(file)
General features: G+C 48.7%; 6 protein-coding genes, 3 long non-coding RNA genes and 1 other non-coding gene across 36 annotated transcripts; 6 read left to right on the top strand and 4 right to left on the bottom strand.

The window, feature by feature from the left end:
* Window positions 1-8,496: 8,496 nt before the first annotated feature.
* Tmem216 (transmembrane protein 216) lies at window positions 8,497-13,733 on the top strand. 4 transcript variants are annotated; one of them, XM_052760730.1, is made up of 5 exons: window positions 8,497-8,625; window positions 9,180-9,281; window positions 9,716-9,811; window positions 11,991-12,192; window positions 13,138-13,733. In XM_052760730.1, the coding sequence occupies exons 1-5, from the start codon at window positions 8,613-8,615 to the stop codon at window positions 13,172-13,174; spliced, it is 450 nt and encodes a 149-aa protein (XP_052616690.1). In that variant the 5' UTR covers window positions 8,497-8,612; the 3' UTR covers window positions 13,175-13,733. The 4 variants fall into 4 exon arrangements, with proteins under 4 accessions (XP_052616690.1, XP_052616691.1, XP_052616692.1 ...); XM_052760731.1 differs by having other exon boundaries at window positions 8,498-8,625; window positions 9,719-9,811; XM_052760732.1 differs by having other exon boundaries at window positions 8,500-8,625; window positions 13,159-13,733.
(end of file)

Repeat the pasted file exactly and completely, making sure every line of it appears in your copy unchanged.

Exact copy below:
General features: G+C 48.7%; 6 protein-coding genes, 3 long non-coding RNA genes and 1 other non-coding gene across 36 annotated transcripts; 6 read left to right on the top strand and 4 right to left on the bottom strand.

The window, feature by feature from the left end:
* Window positions 1-8,496: 8,496 nt before the first annotated feature.
* Tmem216 (transmembrane protein 216) lies at window positions 8,497-13,733 on the top strand. 4 transcript variants are annotated; one of them, XM_052760730.1, is made up of 5 exons: window positions 8,497-8,625; window positions 9,180-9,281; window positions 9,716-9,811; window positions 11,991-12,192; window positions 13,138-13,733. In XM_052760730.1, the coding sequence occupies exons 1-5, from the start codon at window positions 8,613-8,615 to the stop codon at window positions 13,172-13,174; spliced, it is 450 nt and encodes a 149-aa protein (XP_052616690.1). In that variant the 5' UTR covers window positions 8,497-8,612; the 3' UTR covers window positions 13,175-13,733. The 4 variants fall into 4 exon arrangements, with proteins under 4 accessions (XP_052616690.1, XP_052616691.1, XP_052616692.1 ...); XM_052760731.1 differs by having other exon boundaries at window positions 8,498-8,625; window positions 9,719-9,811; XM_052760732.1 differs by having other exon boundaries at window positions 8,500-8,625; window positions 13,159-13,733.